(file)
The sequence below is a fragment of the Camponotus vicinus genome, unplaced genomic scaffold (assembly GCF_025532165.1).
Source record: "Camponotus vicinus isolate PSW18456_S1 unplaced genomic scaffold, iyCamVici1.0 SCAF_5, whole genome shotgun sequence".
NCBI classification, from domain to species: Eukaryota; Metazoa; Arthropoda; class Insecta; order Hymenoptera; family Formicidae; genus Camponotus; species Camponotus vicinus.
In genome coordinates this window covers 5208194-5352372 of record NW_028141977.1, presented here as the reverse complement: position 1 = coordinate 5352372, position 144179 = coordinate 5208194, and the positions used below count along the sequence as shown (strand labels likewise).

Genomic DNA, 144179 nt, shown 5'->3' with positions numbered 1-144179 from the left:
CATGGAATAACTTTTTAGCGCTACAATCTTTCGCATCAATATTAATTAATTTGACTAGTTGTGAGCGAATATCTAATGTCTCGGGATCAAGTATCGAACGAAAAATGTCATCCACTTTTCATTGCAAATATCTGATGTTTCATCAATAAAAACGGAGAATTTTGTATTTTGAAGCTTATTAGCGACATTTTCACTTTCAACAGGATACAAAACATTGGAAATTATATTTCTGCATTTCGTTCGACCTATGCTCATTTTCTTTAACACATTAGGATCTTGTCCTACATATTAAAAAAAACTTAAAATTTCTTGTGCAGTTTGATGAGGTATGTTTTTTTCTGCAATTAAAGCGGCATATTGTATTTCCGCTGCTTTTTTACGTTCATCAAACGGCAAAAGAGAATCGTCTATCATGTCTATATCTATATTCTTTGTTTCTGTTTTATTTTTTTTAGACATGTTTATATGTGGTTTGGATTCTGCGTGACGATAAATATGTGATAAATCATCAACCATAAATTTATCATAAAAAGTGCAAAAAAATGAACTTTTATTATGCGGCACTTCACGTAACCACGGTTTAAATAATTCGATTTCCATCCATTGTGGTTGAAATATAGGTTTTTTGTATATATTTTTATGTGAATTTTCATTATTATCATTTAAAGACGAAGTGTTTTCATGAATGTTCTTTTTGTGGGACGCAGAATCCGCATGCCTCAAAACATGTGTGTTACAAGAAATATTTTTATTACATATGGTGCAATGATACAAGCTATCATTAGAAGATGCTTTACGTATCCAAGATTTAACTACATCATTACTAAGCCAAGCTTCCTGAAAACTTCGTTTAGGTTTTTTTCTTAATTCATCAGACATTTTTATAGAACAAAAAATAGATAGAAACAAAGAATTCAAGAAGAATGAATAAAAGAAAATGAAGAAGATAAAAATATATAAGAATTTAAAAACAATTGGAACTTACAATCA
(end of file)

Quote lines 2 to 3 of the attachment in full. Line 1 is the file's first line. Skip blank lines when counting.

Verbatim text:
Source record: "Camponotus vicinus isolate PSW18456_S1 unplaced genomic scaffold, iyCamVici1.0 SCAF_5, whole genome shotgun sequence".
NCBI classification, from domain to species: Eukaryota; Metazoa; Arthropoda; class Insecta; order Hymenoptera; family Formicidae; genus Camponotus; species Camponotus vicinus.